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A new, first of its kind, board game has been launched to tackle knife crime in Derbyshire.
Titled “Shattered” the game shows children the game of chance they are playing if they carry a knife – and the destruction it can cause.
The game was piloted earlier this year in secondary schools across the county and has been launched this week during Operation Sceptre – a nationwide drive to combat knife crime.
Superintendent Sarah McAughtrie, Derbyshire Constabulary’s knife crime lead, said: “On an all too regular basis we see the devastating effects of knife crime in our county.
“And one of the areas that we have seen a real increase is within the teenagers carrying, and using, knives.
“We work closely with schools to educate children about the dangers of knives, and this is another string to that bow to help really drive home the message and, I hope that if anyone ever faces such a life-threatening choice of whether or not to carry a knife, this extremely distinctive lesson will pop up in their memory and help them make the right decision.”
The game – the first of its kind to be delivered by police directly to children in their classrooms – is designed to teach teenagers about the consequences of carrying a knife.
It asks the pupils to take on the roles of different characters as they play through a scenario where one teenager stabs another in a public park, all the while discussing the wide-ranging aftermath.
The lesson opens with a video introducing the overall story, with one friend asking another to carry a knife for them. Their group then head to a nearby park and end up arguing with a second group, in front of other innocent bystanders. The knife is eventually pulled and the video ends.
At that point, the pupils take over the action, rolling the dice to determine what happens next.
Throughout the lesson, the groups will take on the roles of different characters – including police, paramedics and witnesses – to discuss how they would feel and what impact the incident would have on them.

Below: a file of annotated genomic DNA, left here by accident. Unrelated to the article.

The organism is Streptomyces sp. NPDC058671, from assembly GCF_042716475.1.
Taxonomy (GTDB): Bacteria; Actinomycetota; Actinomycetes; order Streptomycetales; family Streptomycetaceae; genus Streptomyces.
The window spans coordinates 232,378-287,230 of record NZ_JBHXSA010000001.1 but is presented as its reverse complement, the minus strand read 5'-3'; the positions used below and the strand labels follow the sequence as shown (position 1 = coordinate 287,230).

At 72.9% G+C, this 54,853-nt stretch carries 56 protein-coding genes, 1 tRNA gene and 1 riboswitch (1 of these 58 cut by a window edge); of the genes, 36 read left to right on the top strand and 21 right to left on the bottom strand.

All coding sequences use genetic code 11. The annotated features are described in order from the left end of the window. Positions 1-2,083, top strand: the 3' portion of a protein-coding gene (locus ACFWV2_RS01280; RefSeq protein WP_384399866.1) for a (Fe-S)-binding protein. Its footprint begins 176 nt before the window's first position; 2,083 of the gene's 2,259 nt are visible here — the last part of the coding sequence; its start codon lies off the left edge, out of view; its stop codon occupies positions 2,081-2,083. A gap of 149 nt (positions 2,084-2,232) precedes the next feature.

The session then concludes with this video, explaining that people can choose not to take a knife, but if they make the choice to carry one for whatever reason, everything that follows is left to chance.
The game was devised and developed by the force’s Youth Engagement Officer Julie Berry who works across the county to help divert children and young people away from crime.
Julie said: “From the start of this project we always wanted it to be led by the youth voice.
“The feedback so far has been really positive and we are confident that, although it may seem like an unusual tactic, taking a board game into schools will leave a lasting impression on the class.
“It is all about creating a talking point with teenagers and encouraging them to think about the wider implications of their choices.
“The pilot work done in schools has ensured we have kept it relevant to the teenagers and we believe it will be an essential tool in helping us bring down knife crime.”
The board game is a partnership project and has been supported by local authorities in Derbyshire, with the videos – starring youngsters from our Police Cadet programme – created by the force’s in-house multimedia team.
The Police and Crime Commissioner Angelique Foster said: “Early intervention is important if we are to change young people’s attitudes to carrying a knife. The game and the film are part of a package of measures being implemented in schools across Derbyshire.
“If long lasting change is to be achieved we must impress on young people at an early age that carrying a knife is dangerous, not just for other people but, like in many cases, for the person carrying it.”